298. Memorandum From Helmut Sonnenfeldt of the National Security Council Staff to the President’s Assistant for National Security Affairs (Kissinger)1


  • Berlin

State’s 1513682 from Secretary Rogers to Ambassador Rush, about which I called Haig on the aircraft, has been repeated to you.

Secretary’s message was precipitated by extremely rapid pace of negotiations in last 48 hours and growing lag in reporting from Berlin which made it virtually impossible to maintain current picture of progress and to provide Rush with up-to-date guidance. British in London on August 17 made formal démarche to our Embassy about pace of negotiations and about their being maneuvered into isolated position on several issues on which London feels Ambassadors are giving up too much.3

As I understand it from phone calls which State has received from Berlin, present status is that Preamble and Part I have been completed and intention was to have all-night session to wrap up entire text. State is disturbed about several formulations evidently accepted by Rush, particularly new language incorporating reference to Soviet interests in West Berlin in body of agreement. NSDM 1064 specifically precluded this. Soviets have also apparently watered down their access “guarantee” and have gotten Western Ambassadors to accept Russian word for “unimpeded” which in fact means “without difficulty.” Individually, as you know, most of these phrases involve distinctions that are more artificial than real. But cumulatively, it seems clear from what has been reported, the trend of the last three days has been to dilute the position set down in governing NSDMs.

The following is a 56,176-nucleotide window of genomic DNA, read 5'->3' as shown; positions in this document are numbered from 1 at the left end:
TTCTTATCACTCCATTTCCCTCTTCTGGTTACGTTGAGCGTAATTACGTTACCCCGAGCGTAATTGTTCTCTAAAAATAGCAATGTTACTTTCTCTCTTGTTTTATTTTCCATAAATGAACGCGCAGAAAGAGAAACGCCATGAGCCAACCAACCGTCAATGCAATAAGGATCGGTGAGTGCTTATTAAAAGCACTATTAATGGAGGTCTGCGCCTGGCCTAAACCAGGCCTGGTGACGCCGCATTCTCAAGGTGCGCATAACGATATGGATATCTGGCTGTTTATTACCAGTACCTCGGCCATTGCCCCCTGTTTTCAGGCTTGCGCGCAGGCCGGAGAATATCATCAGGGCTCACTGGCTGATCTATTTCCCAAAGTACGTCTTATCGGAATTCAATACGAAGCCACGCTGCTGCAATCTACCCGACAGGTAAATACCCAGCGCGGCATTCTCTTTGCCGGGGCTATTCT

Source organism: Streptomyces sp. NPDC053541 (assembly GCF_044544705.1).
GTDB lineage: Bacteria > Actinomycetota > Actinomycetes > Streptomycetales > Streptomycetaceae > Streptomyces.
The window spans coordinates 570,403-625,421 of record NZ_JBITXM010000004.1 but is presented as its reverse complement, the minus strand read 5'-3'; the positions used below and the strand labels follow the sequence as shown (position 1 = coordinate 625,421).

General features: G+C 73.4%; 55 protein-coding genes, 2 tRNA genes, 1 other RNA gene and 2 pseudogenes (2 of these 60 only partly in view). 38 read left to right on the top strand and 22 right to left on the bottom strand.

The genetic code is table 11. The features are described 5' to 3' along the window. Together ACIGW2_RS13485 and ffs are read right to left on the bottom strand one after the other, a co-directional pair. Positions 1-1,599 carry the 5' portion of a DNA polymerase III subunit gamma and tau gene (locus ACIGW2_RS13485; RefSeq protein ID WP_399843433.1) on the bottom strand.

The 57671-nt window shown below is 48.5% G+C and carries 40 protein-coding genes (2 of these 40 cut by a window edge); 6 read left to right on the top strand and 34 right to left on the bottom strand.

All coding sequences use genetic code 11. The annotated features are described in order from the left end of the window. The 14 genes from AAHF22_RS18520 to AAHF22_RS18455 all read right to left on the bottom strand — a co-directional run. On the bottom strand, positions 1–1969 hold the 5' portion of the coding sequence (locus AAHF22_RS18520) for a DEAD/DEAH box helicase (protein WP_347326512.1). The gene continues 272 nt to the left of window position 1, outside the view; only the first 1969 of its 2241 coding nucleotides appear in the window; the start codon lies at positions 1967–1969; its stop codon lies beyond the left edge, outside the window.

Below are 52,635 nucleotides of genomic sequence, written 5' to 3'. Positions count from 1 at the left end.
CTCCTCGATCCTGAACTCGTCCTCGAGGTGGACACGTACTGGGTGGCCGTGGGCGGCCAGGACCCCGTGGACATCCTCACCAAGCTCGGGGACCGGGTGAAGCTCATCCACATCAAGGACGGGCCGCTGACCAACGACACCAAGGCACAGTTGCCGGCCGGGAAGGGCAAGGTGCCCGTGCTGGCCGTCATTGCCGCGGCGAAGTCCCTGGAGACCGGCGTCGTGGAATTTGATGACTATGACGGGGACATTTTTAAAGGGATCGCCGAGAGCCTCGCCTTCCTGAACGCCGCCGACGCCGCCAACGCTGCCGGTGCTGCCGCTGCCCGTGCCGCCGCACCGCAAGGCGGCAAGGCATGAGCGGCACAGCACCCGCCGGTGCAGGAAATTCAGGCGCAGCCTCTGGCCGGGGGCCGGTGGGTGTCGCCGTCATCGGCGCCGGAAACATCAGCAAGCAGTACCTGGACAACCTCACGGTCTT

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When State told me of their intention to dispatch the Secretary’s message to Rush, I told them I could not clear it without checking with you and would not be able to do so fully until you were on the ground and could see text. I told them that I would make sure you had the Secretary’s message as soon as you arrived. They said time pressure made it mandatory to send Flash message to Rush at once and this was Secretary’s wish though he also wanted us to be informed of what he was doing.

It is my judgment that the Secretary’s message is warranted by developments.

  1. Source: National Archives, Nixon Presidential Materials, NSC Files, Box 692, Country Files, Germany (Berlin), Vol. IV. Secret; Sensitive. A handwritten note indicates that the memorandum was sent to Kissinger in San Clemente.
  2. Document 297.
  3. As reported in telegram 7608 from London, August 17. (National Archives, RG 59, Central Files 1970–73, POL 38–6) See Document 316.
  4. Document 225.